Layla Moran

Layla Michelle Moran (/məˈræn/; born 12 September 1982) is a British Liberal Democrat politician serving as the Liberal Democrat Spokesman for Foreign Affairs and International Development since 2020, and serving as the Member of Parliament for Oxford West and Abingdon since 2017. She identifies as pansexual and is believed to be the first UK parliamentarian to come out as pansexual (which she did in 2020).[2][3] She is the first MP of Palestinian descent.[4][5]

Layla Moran

Moran in 2019
Liberal Democrat Spokesman for Foreign Affairs and International Development
Assumed office
31 August 2020
LeaderSir Ed Davey
Preceded byAlistair Carmichael (Foreign and Commonwealth Affairs)
Wendy Chamberlain (International Development)
Liberal Democrat Spokesperson for Education
In office
17 June 2017  31 August 2020
LeaderVince Cable
Jo Swinson
Sir Ed Davey
Serving with Sal Brinton (2019–2020)
and Mark Pack (2020)
Preceded bySarah Olney
Succeeded byDaisy Cooper
Member of Parliament
for Oxford West and Abingdon
Assumed office
8 June 2017[1]
Preceded byNicola Blackwood
Majority8,943 (15.2%)
Liberal Democrat Spokesperson for Digital, Culture, Media and Sport
In office
21 August 2019  6 January 2020
LeaderJo Swinson
Sir Ed Davey
Serving with Sal Brinton (2019–2020)
and Mark Pack (2020)
Preceded byThe Baroness Bonham-Carter
Succeeded byDaisy Cooper
Personal details
Layla Michelle Moran

(1982-09-12) 12 September 1982 (age 38)
Hammersmith, London, England
Political partyLiberal Democrats
RelativesJames Moran (father)
EducationImperial College London (BSc)
Brunel University London (PGCE)
University College London (MA)

She attended private schools in Brussels, Kingston in Jamaica and Roedean School near Brighton. She studied Physics at Imperial College London and completed her PGCE at Brunel University London. She worked as a maths and physics teacher. Moran unsuccessfully campaigned as the Liberal Democrat candidate in Battersea at the 2010 general election and in the West Central constituency at the 2012 London Assembly election.

She contested Oxford West and Abingdon at the 2015 general election, coming second. She was selected for the seat again at the 2017 general election and was elected to the House of Commons, defeating Conservative MP Nicola Blackwood, with 26,256 votes (43.7%) and a majority of 816.[6][7]

She served as the Liberal Democrat spokesperson for the Department for Education under three leaders from 2017 to 2020, and was spokesperson for the Department for Digital, Culture, Media and Sport from 2019 to 2020. After Jo Swinson lost her seat at the 2019 general election, Moran stood to become Leader of the Liberal Democrats in the 2020 leadership election, which she lost to Acting Leader Sir Ed Davey. On 31 August 2020, Davey appointed Moran as the Liberal Democrats' Shadow Foreign Secretary and as International Development Spokesperson the following day.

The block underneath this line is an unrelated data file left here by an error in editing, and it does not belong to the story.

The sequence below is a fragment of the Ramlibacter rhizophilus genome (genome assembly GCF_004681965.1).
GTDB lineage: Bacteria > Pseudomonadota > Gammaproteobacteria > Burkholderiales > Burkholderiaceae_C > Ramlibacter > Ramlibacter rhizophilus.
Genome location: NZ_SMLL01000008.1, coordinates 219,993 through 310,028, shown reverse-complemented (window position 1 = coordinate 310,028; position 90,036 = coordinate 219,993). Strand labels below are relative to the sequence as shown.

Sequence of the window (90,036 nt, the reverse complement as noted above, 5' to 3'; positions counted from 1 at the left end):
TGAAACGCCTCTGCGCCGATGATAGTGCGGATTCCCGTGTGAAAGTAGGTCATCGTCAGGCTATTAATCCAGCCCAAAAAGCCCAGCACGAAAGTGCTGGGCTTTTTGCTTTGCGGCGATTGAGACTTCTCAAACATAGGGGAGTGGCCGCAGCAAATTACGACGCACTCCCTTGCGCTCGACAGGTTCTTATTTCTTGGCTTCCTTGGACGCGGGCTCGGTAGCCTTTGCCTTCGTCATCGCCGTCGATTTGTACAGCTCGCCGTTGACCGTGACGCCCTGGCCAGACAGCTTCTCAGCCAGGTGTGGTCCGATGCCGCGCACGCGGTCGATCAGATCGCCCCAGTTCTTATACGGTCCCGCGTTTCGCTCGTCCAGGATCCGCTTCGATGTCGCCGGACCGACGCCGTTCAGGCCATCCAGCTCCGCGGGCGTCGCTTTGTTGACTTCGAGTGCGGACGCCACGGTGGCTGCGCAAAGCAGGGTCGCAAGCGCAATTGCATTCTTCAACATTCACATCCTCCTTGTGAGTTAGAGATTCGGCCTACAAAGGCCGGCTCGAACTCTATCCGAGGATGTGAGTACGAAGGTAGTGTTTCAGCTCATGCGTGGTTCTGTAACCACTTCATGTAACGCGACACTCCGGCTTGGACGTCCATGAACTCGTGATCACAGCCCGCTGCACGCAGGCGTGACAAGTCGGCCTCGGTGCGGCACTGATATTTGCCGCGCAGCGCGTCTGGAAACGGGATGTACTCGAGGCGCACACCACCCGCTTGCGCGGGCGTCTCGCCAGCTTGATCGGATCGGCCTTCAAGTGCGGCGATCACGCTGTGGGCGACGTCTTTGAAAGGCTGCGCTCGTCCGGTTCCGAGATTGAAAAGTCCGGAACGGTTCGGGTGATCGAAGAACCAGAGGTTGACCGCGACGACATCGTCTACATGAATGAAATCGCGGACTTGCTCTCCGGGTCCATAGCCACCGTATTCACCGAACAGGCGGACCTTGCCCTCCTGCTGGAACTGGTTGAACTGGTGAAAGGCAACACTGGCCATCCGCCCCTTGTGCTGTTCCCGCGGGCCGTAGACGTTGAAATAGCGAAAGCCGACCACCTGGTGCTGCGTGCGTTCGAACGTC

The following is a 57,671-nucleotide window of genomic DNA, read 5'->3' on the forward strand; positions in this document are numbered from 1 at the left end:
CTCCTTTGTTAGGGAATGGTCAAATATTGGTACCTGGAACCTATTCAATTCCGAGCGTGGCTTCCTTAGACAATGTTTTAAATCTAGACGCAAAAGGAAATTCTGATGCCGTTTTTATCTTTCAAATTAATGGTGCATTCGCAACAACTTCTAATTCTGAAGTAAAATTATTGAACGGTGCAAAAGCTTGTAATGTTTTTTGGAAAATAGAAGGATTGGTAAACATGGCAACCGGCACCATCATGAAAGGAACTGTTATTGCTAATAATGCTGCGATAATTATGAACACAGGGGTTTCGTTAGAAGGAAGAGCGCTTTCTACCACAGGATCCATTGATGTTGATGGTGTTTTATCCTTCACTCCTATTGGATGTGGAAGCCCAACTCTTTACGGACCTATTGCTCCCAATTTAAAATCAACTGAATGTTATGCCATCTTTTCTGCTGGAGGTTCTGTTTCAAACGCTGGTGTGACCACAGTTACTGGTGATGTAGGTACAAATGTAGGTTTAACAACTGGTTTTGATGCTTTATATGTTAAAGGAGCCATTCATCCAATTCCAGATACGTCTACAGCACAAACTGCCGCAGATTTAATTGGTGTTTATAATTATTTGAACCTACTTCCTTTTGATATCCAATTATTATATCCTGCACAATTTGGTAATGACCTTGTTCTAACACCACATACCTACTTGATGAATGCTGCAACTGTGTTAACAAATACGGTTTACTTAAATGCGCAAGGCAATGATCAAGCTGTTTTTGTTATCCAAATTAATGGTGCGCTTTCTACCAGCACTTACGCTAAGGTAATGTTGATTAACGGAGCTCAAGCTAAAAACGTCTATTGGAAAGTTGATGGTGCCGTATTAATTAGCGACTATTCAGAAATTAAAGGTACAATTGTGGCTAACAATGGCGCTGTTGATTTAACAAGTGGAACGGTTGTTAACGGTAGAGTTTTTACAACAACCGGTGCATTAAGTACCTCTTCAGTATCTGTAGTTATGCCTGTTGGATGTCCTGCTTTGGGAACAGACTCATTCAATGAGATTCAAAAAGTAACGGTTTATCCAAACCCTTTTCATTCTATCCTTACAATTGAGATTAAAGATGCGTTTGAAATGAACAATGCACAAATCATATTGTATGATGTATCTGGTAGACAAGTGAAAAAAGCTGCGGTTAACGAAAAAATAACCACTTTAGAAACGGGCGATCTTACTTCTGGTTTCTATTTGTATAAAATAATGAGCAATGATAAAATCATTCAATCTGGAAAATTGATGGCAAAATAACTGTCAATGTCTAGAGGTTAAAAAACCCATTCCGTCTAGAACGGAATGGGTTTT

Early life and career

Layla Michelle Moran was born in Hammersmith on 12 September 1982,[8] the elder daughter of diplomat James Moran and Randa Moran, a Christian Palestinian from Jerusalem.[9][10] Her great-grandfather was the Palestinian writer Wasif Jawhariyyeh, who published extensive memoirs. Moran describes herself as a British Palestinian.[11] On her upbringing, Moran said "My Palestinian background has made me interested at a global level. Politics was always at the dinner table; it primed me to engage."[12] Moran was raised as a cultural Christian and now identifies as a humanist.[13]

Because her father was a diplomat for the European Union and its predecessors, Moran grew up in various countries, including Belgium, Greece, Ethiopia, Jamaica and Jordan.[9][14][15] She attended private schools in Brussels, Kingston in Jamaica and Roedean School in Brighton.[16] From 2000 to 2003, she studied physics at Imperial College London, and from 2005 to 2007 completed a PGCE at Brunel University London. From 2007 to 2008, she studied for a master's degree in comparative education at UCL's Institute of Education.[17]

From 2003 to 2012, Moran was a maths and physics teacher at the International School of Brussels, and at two schools in London: Queensmead School and Southbank International School. Between 2009 and 2013 she worked as a part-time course tutor for Oxford Study Courses, a company that helps International Baccalaureate teachers and students, and from 2013 she was full-time academic manager.[6]

Political career

Moran was selected as the Liberal Democrat candidate for Battersea at the 2010 general election and came in third place.[18] She also stood as a candidate for the West Central constituency in the 2012 London Assembly election, coming fourth.[19]

Moran contested Oxford West and Abingdon at the 2015 general election, coming second. She was selected for the seat again at the 2017 general election and won the seat from Nicola Blackwood, a Conservative who was then a junior minister for health, with 26,256 votes (43.7%) and a majority of 816.[6][20] Moran became the first UK Member of Parliament of Palestinian descent and the first female Liberal Democrat MP from an ethnic minority background.[21]